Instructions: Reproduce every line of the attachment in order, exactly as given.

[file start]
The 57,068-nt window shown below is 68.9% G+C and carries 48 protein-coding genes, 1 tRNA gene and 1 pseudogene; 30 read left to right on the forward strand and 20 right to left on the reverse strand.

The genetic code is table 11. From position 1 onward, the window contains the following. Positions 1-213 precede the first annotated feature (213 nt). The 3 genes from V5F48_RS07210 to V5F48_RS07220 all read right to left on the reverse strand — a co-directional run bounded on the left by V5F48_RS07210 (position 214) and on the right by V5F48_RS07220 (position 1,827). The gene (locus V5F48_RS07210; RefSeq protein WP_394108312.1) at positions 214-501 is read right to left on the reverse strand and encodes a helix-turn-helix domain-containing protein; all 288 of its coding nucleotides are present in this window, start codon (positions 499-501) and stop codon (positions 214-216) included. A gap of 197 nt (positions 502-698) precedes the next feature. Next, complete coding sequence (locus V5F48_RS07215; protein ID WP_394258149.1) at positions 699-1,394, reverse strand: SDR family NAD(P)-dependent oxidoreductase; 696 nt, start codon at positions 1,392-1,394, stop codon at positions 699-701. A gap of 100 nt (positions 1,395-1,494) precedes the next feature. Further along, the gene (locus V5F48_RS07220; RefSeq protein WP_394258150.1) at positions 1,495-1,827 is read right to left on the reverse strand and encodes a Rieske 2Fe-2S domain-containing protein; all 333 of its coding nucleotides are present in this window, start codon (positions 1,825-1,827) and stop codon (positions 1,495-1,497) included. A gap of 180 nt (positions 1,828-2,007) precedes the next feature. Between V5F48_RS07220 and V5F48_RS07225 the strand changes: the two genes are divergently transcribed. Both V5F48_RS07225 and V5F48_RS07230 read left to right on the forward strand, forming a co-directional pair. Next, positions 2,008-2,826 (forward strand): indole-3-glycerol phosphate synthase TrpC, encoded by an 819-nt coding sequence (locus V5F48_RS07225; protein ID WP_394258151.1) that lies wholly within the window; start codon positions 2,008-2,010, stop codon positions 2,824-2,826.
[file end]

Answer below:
The 57,068-nt window shown below is 68.9% G+C and carries 48 protein-coding genes, 1 tRNA gene and 1 pseudogene; 30 read left to right on the forward strand and 20 right to left on the reverse strand.

The genetic code is table 11. From position 1 onward, the window contains the following. Positions 1-213 precede the first annotated feature (213 nt). The 3 genes from V5F48_RS07210 to V5F48_RS07220 all read right to left on the reverse strand — a co-directional run bounded on the left by V5F48_RS07210 (position 214) and on the right by V5F48_RS07220 (position 1,827). The gene (locus V5F48_RS07210; RefSeq protein WP_394108312.1) at positions 214-501 is read right to left on the reverse strand and encodes a helix-turn-helix domain-containing protein; all 288 of its coding nucleotides are present in this window, start codon (positions 499-501) and stop codon (positions 214-216) included. A gap of 197 nt (positions 502-698) precedes the next feature. Next, complete coding sequence (locus V5F48_RS07215; protein ID WP_394258149.1) at positions 699-1,394, reverse strand: SDR family NAD(P)-dependent oxidoreductase; 696 nt, start codon at positions 1,392-1,394, stop codon at positions 699-701. A gap of 100 nt (positions 1,395-1,494) precedes the next feature. Further along, the gene (locus V5F48_RS07220; RefSeq protein WP_394258150.1) at positions 1,495-1,827 is read right to left on the reverse strand and encodes a Rieske 2Fe-2S domain-containing protein; all 333 of its coding nucleotides are present in this window, start codon (positions 1,825-1,827) and stop codon (positions 1,495-1,497) included. A gap of 180 nt (positions 1,828-2,007) precedes the next feature. Between V5F48_RS07220 and V5F48_RS07225 the strand changes: the two genes are divergently transcribed. Both V5F48_RS07225 and V5F48_RS07230 read left to right on the forward strand, forming a co-directional pair. Next, positions 2,008-2,826 (forward strand): indole-3-glycerol phosphate synthase TrpC, encoded by an 819-nt coding sequence (locus V5F48_RS07225; protein ID WP_394258151.1) that lies wholly within the window; start codon positions 2,008-2,010, stop codon positions 2,824-2,826.